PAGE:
As we approach final exams, and wrap up an academic year’s worth of blogging on student mental health, many of us feel an accentuated sense of stress and anxiety. That is normal, and sometimes even healthy – stress, in reasonable quantities, is an adaptive response to improve motivation and performance. But many of us also see students approach finals in unhealthy ways – where the subjective feeling of stress is beyond any rational appraisal. Might there be little things we can do as faculty and academic staff to re-frame finals?
Though there is no magic solution, I often find myself talking to students this time of year about some simple cognitive-behavioral techniques to manage stress. Cognitive methods in psychology focus on identifying and challenging dysfunctional thoughts and beliefs to change subjective feelings. Though in-depth versions of these methods can be part of serious psychotherapy, simple versions are often popular parts of reasonable self-help techniques. They can work because the types of cognitive distortions and irrational beliefs we experience are remarkably common and consistent: we all sometimes “catastrophize” (exaggerate the critical importance of things like one bad exam) or engage in “all-or-nothing thinking” (see our work as either great or terrible with nothing in-between).
Sometimes just recognizing those types of thoughts, and providing some evidence to refute those thoughts, can help mitigate our negative emotional reactions. Sometimes, in other words, students might benefit from a little perspective on finals.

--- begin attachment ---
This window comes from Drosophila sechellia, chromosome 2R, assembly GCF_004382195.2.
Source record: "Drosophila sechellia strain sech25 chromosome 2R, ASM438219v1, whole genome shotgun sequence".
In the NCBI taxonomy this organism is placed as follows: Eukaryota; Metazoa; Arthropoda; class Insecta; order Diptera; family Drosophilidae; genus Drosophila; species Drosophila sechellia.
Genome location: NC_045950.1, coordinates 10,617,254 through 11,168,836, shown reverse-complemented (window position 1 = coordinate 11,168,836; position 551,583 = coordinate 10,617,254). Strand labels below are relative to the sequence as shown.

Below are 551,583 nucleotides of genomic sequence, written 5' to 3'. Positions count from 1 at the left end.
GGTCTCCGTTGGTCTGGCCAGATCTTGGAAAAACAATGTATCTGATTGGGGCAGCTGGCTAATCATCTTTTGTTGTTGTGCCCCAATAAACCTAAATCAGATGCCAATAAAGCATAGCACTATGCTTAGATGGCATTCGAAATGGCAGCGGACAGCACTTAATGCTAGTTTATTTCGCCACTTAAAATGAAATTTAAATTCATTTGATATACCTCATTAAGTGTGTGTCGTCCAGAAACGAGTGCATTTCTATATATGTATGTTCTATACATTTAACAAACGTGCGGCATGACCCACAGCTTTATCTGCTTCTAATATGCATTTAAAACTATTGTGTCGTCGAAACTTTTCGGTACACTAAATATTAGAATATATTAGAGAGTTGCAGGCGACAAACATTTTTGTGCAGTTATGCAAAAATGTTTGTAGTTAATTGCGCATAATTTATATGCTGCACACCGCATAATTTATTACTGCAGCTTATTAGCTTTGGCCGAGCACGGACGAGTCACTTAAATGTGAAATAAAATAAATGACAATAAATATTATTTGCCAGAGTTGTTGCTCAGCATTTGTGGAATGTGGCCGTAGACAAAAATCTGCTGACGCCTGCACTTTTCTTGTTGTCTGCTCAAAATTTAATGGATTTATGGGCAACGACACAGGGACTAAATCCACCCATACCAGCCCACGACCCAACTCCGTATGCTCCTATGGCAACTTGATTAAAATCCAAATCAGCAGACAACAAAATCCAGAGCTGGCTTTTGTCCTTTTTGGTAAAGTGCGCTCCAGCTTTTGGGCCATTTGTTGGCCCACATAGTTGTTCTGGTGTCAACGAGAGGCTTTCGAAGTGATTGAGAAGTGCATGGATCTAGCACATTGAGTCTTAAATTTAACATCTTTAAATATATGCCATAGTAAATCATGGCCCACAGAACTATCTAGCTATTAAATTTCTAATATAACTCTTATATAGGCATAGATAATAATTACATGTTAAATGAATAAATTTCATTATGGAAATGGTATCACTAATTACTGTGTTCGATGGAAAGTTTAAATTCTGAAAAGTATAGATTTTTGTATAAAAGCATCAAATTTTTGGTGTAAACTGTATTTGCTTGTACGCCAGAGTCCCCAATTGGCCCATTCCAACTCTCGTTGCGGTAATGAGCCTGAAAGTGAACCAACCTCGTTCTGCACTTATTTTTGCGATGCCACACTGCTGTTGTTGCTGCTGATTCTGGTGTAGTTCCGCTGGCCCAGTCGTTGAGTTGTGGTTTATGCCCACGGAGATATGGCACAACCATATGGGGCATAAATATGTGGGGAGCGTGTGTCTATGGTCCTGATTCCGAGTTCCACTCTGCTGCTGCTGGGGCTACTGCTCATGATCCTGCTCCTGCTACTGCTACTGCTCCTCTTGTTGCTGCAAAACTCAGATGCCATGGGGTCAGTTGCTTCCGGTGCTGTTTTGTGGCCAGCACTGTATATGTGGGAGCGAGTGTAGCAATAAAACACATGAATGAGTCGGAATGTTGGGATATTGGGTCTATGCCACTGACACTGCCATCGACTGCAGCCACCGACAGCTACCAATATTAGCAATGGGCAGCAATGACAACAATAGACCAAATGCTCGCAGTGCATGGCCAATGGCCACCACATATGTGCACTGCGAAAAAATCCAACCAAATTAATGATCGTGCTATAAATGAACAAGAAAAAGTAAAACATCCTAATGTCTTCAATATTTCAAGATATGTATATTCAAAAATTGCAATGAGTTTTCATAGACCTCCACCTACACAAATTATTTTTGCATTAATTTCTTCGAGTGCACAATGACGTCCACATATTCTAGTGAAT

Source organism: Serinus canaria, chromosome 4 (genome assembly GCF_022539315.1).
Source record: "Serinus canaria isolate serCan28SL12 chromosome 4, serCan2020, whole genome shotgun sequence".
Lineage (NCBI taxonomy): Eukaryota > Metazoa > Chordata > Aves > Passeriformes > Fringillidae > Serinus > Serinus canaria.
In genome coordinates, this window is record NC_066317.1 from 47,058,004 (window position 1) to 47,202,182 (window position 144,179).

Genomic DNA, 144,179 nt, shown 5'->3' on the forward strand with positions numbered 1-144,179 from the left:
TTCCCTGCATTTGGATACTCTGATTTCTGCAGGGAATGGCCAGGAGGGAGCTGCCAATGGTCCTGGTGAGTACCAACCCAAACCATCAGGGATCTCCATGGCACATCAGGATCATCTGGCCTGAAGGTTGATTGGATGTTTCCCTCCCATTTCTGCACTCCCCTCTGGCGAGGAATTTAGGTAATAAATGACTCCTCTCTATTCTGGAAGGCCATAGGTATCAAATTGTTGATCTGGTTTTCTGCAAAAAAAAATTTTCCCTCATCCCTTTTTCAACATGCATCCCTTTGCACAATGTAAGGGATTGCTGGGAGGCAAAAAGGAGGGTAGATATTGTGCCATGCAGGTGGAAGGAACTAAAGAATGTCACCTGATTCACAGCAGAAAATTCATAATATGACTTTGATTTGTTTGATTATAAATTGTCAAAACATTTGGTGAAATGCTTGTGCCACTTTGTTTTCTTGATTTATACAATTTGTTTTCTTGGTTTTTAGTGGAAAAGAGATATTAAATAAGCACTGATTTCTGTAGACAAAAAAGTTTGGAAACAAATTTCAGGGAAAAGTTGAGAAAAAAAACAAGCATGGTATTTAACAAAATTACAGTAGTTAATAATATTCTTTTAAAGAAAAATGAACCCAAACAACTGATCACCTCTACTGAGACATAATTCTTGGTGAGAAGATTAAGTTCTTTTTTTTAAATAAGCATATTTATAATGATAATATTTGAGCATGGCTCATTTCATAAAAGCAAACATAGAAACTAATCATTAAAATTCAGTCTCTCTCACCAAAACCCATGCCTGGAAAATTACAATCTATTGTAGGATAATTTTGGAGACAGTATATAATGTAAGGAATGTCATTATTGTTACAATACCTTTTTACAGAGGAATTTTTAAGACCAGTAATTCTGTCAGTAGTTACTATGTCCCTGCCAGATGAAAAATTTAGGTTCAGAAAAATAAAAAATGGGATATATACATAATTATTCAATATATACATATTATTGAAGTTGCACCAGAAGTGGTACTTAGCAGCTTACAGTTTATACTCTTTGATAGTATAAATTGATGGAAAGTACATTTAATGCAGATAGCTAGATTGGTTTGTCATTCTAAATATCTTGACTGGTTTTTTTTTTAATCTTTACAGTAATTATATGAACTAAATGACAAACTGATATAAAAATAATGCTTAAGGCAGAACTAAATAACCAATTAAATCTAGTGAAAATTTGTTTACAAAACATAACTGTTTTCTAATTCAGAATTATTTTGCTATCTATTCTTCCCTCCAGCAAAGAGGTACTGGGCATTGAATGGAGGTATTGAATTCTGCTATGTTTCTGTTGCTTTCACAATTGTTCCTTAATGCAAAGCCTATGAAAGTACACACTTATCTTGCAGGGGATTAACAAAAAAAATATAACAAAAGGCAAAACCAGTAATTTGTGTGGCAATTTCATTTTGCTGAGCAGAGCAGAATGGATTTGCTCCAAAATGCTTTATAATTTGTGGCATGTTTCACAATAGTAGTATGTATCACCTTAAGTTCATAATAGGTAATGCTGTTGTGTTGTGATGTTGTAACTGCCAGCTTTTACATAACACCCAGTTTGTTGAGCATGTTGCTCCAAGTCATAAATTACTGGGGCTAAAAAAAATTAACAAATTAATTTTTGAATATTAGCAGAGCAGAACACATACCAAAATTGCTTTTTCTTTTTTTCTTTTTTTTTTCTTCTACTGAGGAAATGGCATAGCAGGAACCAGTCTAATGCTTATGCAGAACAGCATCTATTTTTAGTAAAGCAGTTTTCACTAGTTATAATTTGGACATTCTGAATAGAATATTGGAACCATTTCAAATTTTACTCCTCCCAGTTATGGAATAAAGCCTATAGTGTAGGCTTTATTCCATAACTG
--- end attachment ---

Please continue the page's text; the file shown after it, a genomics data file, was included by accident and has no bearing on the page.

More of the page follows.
It’s worth noting that a little perspective is not enough for students with more serious mental health concerns – we should avoid minimizing real distress, and keep referring students in need to UP’s counseling services. But we might simultaneously be able to chip away at some of the common cognitive distortions and irrational thoughts that can go into overdrive for any student around finals week at UP. Here are just a few examples:
“If I don’t get a good grade on this final, my parents are going to kill me.” This is an easy one for the obviousness of its irrationality; the parents of our students love their children, and while they may express that love in different ways it never involves capital punishment!
“This final is going to be impossible.” Technically, an impossible final would be one that no one can pass. I know of no class at UP that fails every student. Sometimes students just need a friendly reminder that many students past, present, and future pass all of our exams – and even those that don’t do quite as well as they hope usually go on to get their degrees.
“How can I write this paper when I don’t know what you (the professor) expect?” Professors do sometimes have specific expectations for their assignments, and it can be good to clarify what to include. But all professors I know mostly want to see that students have engaged with course material and concepts, and have learned something through the process. When students focus on learning rather than the imagined expectations, they tend to do just fine.
“I have too much work to do; I’ll never make it through finals.” Students, and faculty, may indeed have lots to do before the end of finals. But sometimes it can be helpful this time of year to offer a simple reminder based on consistent experience: every year to date finals do, eventually, end.